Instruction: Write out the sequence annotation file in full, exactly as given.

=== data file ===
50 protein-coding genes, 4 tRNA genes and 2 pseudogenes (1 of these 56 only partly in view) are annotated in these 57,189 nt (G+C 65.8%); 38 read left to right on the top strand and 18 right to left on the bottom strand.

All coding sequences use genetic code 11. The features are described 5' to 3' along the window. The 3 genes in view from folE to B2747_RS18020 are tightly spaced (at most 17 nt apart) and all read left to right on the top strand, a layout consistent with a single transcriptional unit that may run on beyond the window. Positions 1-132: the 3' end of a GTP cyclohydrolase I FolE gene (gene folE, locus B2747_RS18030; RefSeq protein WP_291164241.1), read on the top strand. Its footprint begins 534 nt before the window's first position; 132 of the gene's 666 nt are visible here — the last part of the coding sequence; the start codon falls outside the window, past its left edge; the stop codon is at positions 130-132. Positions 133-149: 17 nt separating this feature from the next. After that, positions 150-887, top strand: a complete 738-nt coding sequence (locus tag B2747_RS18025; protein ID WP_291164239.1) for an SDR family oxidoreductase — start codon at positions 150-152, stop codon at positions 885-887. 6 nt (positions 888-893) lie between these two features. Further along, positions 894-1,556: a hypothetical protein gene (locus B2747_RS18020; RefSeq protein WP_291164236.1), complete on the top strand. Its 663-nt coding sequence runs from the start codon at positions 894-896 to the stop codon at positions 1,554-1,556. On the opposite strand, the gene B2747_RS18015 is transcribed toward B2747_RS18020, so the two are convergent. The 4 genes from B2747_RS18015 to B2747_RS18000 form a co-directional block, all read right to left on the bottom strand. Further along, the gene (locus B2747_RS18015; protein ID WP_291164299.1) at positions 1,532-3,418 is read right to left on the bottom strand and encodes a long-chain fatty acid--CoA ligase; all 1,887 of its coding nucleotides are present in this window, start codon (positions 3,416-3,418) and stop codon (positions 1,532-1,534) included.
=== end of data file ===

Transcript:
50 protein-coding genes, 4 tRNA genes and 2 pseudogenes (1 of these 56 only partly in view) are annotated in these 57,189 nt (G+C 65.8%); 38 read left to right on the top strand and 18 right to left on the bottom strand.

All coding sequences use genetic code 11. The features are described 5' to 3' along the window. The 3 genes in view from folE to B2747_RS18020 are tightly spaced (at most 17 nt apart) and all read left to right on the top strand, a layout consistent with a single transcriptional unit that may run on beyond the window. Positions 1-132: the 3' end of a GTP cyclohydrolase I FolE gene (gene folE, locus B2747_RS18030; RefSeq protein WP_291164241.1), read on the top strand. Its footprint begins 534 nt before the window's first position; 132 of the gene's 666 nt are visible here — the last part of the coding sequence; the start codon falls outside the window, past its left edge; the stop codon is at positions 130-132. Positions 133-149: 17 nt separating this feature from the next. After that, positions 150-887, top strand: a complete 738-nt coding sequence (locus tag B2747_RS18025; protein ID WP_291164239.1) for an SDR family oxidoreductase — start codon at positions 150-152, stop codon at positions 885-887. 6 nt (positions 888-893) lie between these two features. Further along, positions 894-1,556: a hypothetical protein gene (locus B2747_RS18020; RefSeq protein WP_291164236.1), complete on the top strand. Its 663-nt coding sequence runs from the start codon at positions 894-896 to the stop codon at positions 1,554-1,556. On the opposite strand, the gene B2747_RS18015 is transcribed toward B2747_RS18020, so the two are convergent. The 4 genes from B2747_RS18015 to B2747_RS18000 form a co-directional block, all read right to left on the bottom strand. Further along, the gene (locus B2747_RS18015; protein ID WP_291164299.1) at positions 1,532-3,418 is read right to left on the bottom strand and encodes a long-chain fatty acid--CoA ligase; all 1,887 of its coding nucleotides are present in this window, start codon (positions 3,416-3,418) and stop codon (positions 1,532-1,534) included.